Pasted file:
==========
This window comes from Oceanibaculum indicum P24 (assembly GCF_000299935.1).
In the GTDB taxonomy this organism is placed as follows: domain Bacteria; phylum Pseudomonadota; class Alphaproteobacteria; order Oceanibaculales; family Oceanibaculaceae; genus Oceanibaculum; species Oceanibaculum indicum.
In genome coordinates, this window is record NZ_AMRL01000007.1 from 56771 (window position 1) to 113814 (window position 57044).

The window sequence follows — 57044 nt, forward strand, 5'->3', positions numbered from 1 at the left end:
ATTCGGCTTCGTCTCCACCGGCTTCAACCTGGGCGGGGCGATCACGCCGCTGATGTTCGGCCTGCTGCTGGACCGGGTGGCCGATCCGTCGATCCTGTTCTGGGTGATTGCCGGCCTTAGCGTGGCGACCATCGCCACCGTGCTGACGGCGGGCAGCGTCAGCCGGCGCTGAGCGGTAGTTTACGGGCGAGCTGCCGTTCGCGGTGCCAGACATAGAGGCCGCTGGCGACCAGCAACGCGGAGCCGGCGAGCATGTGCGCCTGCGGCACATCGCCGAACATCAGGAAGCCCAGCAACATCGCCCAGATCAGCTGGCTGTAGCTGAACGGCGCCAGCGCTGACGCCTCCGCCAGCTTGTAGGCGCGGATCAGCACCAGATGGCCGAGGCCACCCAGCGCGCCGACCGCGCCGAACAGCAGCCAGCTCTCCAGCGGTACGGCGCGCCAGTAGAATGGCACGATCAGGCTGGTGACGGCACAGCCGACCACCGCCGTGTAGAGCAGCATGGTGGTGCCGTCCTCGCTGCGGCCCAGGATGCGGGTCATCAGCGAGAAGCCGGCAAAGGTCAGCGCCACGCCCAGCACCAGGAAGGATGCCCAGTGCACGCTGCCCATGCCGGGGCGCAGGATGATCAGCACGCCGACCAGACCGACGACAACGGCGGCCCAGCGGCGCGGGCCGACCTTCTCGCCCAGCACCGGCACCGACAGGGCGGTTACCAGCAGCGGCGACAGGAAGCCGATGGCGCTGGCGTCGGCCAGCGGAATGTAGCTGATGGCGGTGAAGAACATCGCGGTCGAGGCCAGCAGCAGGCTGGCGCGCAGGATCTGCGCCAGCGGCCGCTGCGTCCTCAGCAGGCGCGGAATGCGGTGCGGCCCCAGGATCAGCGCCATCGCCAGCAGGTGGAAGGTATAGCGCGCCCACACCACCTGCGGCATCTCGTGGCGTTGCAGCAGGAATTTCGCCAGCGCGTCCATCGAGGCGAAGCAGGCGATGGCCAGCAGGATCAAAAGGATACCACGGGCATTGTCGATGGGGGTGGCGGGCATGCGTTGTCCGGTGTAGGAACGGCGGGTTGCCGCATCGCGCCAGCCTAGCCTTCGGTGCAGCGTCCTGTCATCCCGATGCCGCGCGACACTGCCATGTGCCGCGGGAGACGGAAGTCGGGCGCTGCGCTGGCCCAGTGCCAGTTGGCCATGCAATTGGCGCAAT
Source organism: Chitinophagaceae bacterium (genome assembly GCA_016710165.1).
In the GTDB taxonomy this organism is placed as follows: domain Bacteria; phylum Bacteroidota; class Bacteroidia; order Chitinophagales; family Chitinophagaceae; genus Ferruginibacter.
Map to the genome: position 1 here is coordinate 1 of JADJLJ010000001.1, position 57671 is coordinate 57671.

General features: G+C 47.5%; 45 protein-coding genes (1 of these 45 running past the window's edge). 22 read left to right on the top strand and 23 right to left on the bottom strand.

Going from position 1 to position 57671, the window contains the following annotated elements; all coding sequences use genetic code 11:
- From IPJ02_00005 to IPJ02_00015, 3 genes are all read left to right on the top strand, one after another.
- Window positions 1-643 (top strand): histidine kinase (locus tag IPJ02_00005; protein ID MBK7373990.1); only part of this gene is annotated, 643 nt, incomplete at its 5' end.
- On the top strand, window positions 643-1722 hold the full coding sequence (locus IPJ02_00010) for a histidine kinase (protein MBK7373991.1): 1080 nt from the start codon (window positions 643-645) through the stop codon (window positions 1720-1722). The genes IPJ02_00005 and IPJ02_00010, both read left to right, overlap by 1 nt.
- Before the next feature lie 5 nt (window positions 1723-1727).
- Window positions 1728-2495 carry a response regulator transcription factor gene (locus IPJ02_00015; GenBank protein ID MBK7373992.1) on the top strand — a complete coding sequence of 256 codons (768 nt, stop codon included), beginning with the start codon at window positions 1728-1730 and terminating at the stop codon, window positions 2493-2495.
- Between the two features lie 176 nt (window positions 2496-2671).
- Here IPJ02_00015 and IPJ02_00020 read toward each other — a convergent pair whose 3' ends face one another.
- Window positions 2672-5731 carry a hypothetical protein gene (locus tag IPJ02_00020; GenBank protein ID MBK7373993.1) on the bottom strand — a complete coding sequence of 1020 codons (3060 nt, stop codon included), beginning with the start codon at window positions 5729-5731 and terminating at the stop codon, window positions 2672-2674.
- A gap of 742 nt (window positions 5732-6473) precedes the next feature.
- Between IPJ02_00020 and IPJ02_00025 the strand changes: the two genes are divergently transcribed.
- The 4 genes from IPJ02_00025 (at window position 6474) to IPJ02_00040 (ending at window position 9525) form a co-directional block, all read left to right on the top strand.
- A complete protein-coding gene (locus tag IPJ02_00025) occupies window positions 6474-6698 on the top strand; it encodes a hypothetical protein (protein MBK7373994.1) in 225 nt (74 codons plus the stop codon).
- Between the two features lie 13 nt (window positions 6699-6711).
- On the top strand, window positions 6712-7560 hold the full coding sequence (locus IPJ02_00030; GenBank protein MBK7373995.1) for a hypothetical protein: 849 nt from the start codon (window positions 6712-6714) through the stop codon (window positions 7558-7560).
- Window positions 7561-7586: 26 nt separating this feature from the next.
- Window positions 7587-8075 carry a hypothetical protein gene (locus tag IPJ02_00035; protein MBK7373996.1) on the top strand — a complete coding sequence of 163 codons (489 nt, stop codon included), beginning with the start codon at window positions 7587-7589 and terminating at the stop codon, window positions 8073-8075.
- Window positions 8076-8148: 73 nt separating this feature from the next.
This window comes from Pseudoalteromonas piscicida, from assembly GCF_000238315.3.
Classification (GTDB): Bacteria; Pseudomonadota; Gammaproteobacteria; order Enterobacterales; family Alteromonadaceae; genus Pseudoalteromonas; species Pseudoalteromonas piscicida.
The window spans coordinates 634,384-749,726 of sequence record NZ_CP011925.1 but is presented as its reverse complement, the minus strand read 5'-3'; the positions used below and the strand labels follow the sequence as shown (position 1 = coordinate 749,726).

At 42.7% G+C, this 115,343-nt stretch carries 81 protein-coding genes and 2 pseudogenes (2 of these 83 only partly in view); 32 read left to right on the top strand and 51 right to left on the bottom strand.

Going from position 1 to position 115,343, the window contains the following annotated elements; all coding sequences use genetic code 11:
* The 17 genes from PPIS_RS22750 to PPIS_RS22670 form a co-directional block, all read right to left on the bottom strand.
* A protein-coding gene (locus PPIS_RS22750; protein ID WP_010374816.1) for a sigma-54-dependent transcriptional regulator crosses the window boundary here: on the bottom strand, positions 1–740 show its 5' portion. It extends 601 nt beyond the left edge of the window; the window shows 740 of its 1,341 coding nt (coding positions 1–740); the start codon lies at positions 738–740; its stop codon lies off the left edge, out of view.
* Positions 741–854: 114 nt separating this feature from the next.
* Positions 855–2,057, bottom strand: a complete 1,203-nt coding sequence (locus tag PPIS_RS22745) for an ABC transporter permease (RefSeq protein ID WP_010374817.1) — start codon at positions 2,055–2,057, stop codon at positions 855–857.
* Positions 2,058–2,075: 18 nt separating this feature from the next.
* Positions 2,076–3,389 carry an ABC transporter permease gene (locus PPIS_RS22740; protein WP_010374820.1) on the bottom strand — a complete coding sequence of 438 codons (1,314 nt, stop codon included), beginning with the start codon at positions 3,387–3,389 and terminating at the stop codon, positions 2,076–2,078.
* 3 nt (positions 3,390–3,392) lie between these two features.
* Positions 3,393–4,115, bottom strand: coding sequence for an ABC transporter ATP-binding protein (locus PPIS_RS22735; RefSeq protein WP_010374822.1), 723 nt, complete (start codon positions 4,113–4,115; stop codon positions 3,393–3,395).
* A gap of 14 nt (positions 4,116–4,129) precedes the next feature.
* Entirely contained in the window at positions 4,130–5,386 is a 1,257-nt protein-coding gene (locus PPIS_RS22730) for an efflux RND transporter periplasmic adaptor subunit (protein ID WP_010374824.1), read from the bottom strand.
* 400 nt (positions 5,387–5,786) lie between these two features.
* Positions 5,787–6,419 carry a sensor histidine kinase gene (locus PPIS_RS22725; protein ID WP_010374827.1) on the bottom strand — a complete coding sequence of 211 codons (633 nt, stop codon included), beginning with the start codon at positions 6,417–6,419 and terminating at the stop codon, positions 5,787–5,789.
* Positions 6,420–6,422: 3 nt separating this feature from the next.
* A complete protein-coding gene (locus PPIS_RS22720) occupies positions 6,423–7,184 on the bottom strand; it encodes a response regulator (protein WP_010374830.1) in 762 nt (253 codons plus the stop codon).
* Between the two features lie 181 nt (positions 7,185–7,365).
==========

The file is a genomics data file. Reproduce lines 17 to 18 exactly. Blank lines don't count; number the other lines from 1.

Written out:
- Here IPJ02_00015 and IPJ02_00020 read toward each other — a convergent pair whose 3' ends face one another.
- Window positions 2672-5731 carry a hypothetical protein gene (locus tag IPJ02_00020; GenBank protein ID MBK7373993.1) on the bottom strand — a complete coding sequence of 1020 codons (3060 nt, stop codon included), beginning with the start codon at window positions 5729-5731 and terminating at the stop codon, window positions 2672-2674.